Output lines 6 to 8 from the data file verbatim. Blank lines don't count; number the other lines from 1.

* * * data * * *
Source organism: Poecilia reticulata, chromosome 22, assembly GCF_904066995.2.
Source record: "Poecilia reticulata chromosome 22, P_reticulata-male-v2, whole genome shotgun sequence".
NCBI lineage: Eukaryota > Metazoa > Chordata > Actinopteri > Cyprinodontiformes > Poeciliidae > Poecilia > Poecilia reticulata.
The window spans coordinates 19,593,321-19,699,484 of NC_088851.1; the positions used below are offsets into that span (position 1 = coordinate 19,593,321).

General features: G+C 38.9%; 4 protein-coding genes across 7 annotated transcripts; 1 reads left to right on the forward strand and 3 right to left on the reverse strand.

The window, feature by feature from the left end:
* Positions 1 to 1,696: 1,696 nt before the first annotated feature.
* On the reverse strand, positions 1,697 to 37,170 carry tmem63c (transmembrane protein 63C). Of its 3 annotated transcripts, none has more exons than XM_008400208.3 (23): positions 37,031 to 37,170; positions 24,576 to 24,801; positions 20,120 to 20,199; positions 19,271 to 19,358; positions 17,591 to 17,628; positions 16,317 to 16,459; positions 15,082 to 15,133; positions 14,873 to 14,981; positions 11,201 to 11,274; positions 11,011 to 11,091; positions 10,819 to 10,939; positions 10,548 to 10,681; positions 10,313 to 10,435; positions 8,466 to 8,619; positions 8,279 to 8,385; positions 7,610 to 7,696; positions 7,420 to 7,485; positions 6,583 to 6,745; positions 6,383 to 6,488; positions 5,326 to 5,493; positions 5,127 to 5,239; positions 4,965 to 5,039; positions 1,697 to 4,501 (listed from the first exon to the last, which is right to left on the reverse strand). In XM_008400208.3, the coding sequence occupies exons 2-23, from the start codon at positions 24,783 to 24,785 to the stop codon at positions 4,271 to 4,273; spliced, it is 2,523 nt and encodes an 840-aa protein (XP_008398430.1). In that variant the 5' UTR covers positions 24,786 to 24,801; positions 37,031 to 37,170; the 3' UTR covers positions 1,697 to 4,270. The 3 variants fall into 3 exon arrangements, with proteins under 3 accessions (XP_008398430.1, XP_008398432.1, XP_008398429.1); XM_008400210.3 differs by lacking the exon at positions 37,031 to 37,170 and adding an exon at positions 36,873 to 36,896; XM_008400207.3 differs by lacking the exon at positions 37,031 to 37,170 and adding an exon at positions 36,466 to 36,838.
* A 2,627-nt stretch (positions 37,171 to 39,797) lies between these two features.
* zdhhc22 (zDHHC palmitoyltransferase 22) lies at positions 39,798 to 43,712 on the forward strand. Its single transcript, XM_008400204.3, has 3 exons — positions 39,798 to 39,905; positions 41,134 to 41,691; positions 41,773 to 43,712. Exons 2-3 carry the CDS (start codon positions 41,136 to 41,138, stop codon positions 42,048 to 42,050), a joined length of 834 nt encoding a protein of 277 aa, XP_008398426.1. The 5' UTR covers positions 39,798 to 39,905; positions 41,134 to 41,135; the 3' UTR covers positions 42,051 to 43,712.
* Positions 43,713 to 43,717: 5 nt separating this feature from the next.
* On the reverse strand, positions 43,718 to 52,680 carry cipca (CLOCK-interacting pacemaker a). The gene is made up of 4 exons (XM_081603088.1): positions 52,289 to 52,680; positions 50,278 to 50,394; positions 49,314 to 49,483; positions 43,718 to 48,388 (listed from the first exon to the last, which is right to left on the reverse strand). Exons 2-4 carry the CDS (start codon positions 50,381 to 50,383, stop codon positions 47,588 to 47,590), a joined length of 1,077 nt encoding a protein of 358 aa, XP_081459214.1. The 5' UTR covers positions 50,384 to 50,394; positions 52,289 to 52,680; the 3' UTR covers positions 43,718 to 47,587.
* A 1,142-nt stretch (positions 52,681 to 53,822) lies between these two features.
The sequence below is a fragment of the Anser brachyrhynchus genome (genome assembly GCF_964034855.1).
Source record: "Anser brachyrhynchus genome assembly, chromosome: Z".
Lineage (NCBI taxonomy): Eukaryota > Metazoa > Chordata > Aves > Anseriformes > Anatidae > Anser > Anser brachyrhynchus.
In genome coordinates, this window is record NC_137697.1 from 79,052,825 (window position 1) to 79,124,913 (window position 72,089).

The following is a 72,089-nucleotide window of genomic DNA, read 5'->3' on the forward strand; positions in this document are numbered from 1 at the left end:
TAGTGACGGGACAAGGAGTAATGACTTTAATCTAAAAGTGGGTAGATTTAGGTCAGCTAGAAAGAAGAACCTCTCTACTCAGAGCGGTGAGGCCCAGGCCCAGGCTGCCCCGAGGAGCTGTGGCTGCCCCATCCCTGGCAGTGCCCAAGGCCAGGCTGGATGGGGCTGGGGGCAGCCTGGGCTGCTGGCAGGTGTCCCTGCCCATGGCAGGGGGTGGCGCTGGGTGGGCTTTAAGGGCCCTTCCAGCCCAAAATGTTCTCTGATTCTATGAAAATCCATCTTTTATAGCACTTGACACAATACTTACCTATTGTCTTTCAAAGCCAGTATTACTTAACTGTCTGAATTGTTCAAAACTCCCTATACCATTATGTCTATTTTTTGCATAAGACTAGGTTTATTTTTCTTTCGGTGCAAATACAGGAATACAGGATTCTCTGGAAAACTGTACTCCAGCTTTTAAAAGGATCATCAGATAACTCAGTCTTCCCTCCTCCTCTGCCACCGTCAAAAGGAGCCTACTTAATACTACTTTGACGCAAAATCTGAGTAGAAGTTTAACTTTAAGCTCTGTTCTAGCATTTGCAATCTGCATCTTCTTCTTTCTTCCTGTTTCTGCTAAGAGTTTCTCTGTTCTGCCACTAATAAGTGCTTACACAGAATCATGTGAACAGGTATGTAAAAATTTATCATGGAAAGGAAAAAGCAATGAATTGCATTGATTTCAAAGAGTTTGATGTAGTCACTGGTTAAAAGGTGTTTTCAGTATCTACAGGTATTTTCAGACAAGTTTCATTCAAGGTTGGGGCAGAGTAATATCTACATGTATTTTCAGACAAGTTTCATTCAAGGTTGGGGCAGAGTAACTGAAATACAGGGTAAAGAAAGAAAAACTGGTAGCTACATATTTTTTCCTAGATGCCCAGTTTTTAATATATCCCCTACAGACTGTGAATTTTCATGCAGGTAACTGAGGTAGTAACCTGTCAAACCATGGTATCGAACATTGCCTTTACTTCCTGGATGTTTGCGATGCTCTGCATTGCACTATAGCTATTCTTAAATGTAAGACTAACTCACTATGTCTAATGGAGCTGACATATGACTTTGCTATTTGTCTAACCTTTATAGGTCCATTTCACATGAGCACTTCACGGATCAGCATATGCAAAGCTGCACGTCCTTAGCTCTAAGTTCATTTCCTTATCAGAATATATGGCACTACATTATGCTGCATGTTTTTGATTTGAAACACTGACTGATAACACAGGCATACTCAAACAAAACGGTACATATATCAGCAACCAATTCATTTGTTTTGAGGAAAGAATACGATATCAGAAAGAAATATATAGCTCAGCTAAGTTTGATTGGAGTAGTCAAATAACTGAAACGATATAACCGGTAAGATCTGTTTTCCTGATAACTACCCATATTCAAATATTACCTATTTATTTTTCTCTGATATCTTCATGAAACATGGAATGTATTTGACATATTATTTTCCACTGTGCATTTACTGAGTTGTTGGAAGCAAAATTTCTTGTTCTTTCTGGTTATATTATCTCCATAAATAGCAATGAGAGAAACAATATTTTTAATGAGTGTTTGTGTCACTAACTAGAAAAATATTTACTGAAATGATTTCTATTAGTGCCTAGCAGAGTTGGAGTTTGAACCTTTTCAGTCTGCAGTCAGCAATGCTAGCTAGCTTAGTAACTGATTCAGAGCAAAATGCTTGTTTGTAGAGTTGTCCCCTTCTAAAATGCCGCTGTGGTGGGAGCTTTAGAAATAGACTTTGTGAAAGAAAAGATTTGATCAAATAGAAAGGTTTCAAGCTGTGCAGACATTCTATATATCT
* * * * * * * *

The window, feature by feature from the left end:
* Positions 1 to 1,696: 1,696 nt before the first annotated feature.
* On the reverse strand, positions 1,697 to 37,170 carry tmem63c (transmembrane protein 63C). Of its 3 annotated transcripts, none has more exons than XM_008400208.3 (23): positions 37,031 to 37,170; positions 24,576 to 24,801; positions 20,120 to 20,199; positions 19,271 to 19,358; positions 17,591 to 17,628; positions 16,317 to 16,459; positions 15,082 to 15,133; positions 14,873 to 14,981; positions 11,201 to 11,274; positions 11,011 to 11,091; positions 10,819 to 10,939; positions 10,548 to 10,681; positions 10,313 to 10,435; positions 8,466 to 8,619; positions 8,279 to 8,385; positions 7,610 to 7,696; positions 7,420 to 7,485; positions 6,583 to 6,745; positions 6,383 to 6,488; positions 5,326 to 5,493; positions 5,127 to 5,239; positions 4,965 to 5,039; positions 1,697 to 4,501 (listed from the first exon to the last, which is right to left on the reverse strand). In XM_008400208.3, the coding sequence occupies exons 2-23, from the start codon at positions 24,783 to 24,785 to the stop codon at positions 4,271 to 4,273; spliced, it is 2,523 nt and encodes an 840-aa protein (XP_008398430.1). In that variant the 5' UTR covers positions 24,786 to 24,801; positions 37,031 to 37,170; the 3' UTR covers positions 1,697 to 4,270. The 3 variants fall into 3 exon arrangements, with proteins under 3 accessions (XP_008398430.1, XP_008398432.1, XP_008398429.1); XM_008400210.3 differs by lacking the exon at positions 37,031 to 37,170 and adding an exon at positions 36,873 to 36,896; XM_008400207.3 differs by lacking the exon at positions 37,031 to 37,170 and adding an exon at positions 36,466 to 36,838.